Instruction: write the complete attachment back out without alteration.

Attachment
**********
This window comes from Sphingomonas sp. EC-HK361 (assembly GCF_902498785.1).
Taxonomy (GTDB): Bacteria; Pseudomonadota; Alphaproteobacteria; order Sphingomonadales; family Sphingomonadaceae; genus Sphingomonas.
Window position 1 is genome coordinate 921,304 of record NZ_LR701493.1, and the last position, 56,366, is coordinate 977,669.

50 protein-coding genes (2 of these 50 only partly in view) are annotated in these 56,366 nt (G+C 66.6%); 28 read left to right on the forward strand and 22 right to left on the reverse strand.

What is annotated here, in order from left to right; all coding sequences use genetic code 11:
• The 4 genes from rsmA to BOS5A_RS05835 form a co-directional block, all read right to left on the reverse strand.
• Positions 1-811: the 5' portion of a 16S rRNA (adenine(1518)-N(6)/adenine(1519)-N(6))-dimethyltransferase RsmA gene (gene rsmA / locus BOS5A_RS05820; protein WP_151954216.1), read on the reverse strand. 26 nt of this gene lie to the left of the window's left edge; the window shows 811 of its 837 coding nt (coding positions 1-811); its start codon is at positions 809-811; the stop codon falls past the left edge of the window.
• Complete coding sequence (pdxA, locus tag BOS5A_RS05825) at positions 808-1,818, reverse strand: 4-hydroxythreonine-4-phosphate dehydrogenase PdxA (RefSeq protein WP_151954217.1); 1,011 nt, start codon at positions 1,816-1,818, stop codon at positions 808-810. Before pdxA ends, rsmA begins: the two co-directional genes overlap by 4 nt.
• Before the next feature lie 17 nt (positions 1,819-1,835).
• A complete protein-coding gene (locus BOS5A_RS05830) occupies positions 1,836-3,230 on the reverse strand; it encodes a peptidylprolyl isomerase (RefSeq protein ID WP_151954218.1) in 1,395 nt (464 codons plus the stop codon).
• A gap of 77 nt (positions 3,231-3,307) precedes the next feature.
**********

This window comes from Sphingomonas sp. EC-HK361 (assembly GCF_902498785.1).
Taxonomy (GTDB): Bacteria; Pseudomonadota; Alphaproteobacteria; order Sphingomonadales; family Sphingomonadaceae; genus Sphingomonas.
Window position 1 is genome coordinate 921,304 of record NZ_LR701493.1, and the last position, 56,366, is coordinate 977,669.

50 protein-coding genes (2 of these 50 only partly in view) are annotated in these 56,366 nt (G+C 66.6%); 28 read left to right on the forward strand and 22 right to left on the reverse strand.

What is annotated here, in order from left to right; all coding sequences use genetic code 11:
• The 4 genes from rsmA to BOS5A_RS05835 form a co-directional block, all read right to left on the reverse strand.
• Positions 1-811: the 5' portion of a 16S rRNA (adenine(1518)-N(6)/adenine(1519)-N(6))-dimethyltransferase RsmA gene (gene rsmA / locus BOS5A_RS05820; protein WP_151954216.1), read on the reverse strand. 26 nt of this gene lie to the left of the window's left edge; the window shows 811 of its 837 coding nt (coding positions 1-811); its start codon is at positions 809-811; the stop codon falls past the left edge of the window.
• Complete coding sequence (pdxA, locus tag BOS5A_RS05825) at positions 808-1,818, reverse strand: 4-hydroxythreonine-4-phosphate dehydrogenase PdxA (RefSeq protein WP_151954217.1); 1,011 nt, start codon at positions 1,816-1,818, stop codon at positions 808-810. Before pdxA ends, rsmA begins: the two co-directional genes overlap by 4 nt.
• Before the next feature lie 17 nt (positions 1,819-1,835).
• A complete protein-coding gene (locus BOS5A_RS05830) occupies positions 1,836-3,230 on the reverse strand; it encodes a peptidylprolyl isomerase (RefSeq protein ID WP_151954218.1) in 1,395 nt (464 codons plus the stop codon).
• A gap of 77 nt (positions 3,231-3,307) precedes the next feature.